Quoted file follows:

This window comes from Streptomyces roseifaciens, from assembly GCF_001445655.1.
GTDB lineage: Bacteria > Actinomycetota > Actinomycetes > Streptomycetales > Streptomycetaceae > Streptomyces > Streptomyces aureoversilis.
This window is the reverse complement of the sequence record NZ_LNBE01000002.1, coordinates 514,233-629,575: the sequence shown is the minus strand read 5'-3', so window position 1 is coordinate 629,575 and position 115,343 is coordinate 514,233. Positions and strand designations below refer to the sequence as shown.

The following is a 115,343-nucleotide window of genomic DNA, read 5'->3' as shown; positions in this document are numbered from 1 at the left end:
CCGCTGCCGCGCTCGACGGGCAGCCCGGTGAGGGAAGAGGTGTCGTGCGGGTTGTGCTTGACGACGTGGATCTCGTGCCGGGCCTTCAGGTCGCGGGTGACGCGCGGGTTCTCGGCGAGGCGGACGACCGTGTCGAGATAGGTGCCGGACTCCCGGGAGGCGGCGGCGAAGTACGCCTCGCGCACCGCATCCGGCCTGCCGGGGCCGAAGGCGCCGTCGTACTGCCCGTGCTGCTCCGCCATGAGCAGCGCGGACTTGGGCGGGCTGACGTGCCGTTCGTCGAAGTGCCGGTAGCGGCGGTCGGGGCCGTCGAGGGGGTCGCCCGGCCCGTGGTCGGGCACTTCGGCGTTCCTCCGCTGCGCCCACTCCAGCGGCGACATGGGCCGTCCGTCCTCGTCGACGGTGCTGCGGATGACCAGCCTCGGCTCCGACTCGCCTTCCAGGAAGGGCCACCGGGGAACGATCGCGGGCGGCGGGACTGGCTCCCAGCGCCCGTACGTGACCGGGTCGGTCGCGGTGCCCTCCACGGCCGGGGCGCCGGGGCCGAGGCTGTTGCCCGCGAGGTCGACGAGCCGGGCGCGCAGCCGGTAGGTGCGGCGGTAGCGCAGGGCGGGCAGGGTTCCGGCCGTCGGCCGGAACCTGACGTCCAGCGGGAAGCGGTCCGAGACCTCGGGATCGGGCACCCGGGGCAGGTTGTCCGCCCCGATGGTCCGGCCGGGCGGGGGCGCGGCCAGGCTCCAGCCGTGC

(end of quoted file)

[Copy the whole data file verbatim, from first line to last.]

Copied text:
This window comes from Streptomyces roseifaciens, from assembly GCF_001445655.1.
GTDB lineage: Bacteria > Actinomycetota > Actinomycetes > Streptomycetales > Streptomycetaceae > Streptomyces > Streptomyces aureoversilis.
This window is the reverse complement of the sequence record NZ_LNBE01000002.1, coordinates 514,233-629,575: the sequence shown is the minus strand read 5'-3', so window position 1 is coordinate 629,575 and position 115,343 is coordinate 514,233. Positions and strand designations below refer to the sequence as shown.

The following is a 115,343-nucleotide window of genomic DNA, read 5'->3' as shown; positions in this document are numbered from 1 at the left end:
CCGCTGCCGCGCTCGACGGGCAGCCCGGTGAGGGAAGAGGTGTCGTGCGGGTTGTGCTTGACGACGTGGATCTCGTGCCGGGCCTTCAGGTCGCGGGTGACGCGCGGGTTCTCGGCGAGGCGGACGACCGTGTCGAGATAGGTGCCGGACTCCCGGGAGGCGGCGGCGAAGTACGCCTCGCGCACCGCATCCGGCCTGCCGGGGCCGAAGGCGCCGTCGTACTGCCCGTGCTGCTCCGCCATGAGCAGCGCGGACTTGGGCGGGCTGACGTGCCGTTCGTCGAAGTGCCGGTAGCGGCGGTCGGGGCCGTCGAGGGGGTCGCCCGGCCCGTGGTCGGGCACTTCGGCGTTCCTCCGCTGCGCCCACTCCAGCGGCGACATGGGCCGTCCGTCCTCGTCGACGGTGCTGCGGATGACCAGCCTCGGCTCCGACTCGCCTTCCAGGAAGGGCCACCGGGGAACGATCGCGGGCGGCGGGACTGGCTCCCAGCGCCCGTACGTGACCGGGTCGGTCGCGGTGCCCTCCACGGCCGGGGCGCCGGGGCCGAGGCTGTTGCCCGCGAGGTCGACGAGCCGGGCGCGCAGCCGGTAGGTGCGGCGGTAGCGCAGGGCGGGCAGGGTTCCGGCCGTCGGCCGGAACCTGACGTCCAGCGGGAAGCGGTCCGAGACCTCGGGATCGGGCACCCGGGGCAGGTTGTCCGCCCCGATGGTCCGGCCGGGCGGGGGCGCGGCCAGGCTCCAGCCGTGC